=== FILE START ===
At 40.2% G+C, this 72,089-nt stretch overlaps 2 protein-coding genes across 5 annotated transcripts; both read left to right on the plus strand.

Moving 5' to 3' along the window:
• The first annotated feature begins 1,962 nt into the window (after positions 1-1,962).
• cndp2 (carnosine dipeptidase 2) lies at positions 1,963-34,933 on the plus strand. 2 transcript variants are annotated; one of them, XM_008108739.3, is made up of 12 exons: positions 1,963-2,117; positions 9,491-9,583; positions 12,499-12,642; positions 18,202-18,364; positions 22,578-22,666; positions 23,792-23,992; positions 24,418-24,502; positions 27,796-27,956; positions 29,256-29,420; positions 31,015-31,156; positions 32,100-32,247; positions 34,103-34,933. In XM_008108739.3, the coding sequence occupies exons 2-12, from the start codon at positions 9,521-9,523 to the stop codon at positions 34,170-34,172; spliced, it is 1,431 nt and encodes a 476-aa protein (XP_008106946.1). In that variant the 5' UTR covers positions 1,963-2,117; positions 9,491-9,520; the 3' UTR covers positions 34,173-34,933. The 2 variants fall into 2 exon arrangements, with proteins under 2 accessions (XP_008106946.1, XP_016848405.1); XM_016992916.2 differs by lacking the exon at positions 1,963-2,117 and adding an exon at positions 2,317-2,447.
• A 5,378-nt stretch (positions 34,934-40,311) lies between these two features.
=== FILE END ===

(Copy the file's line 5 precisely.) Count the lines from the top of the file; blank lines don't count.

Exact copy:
• A 5,378-nt stretch (positions 34,934-40,311) lies between these two features.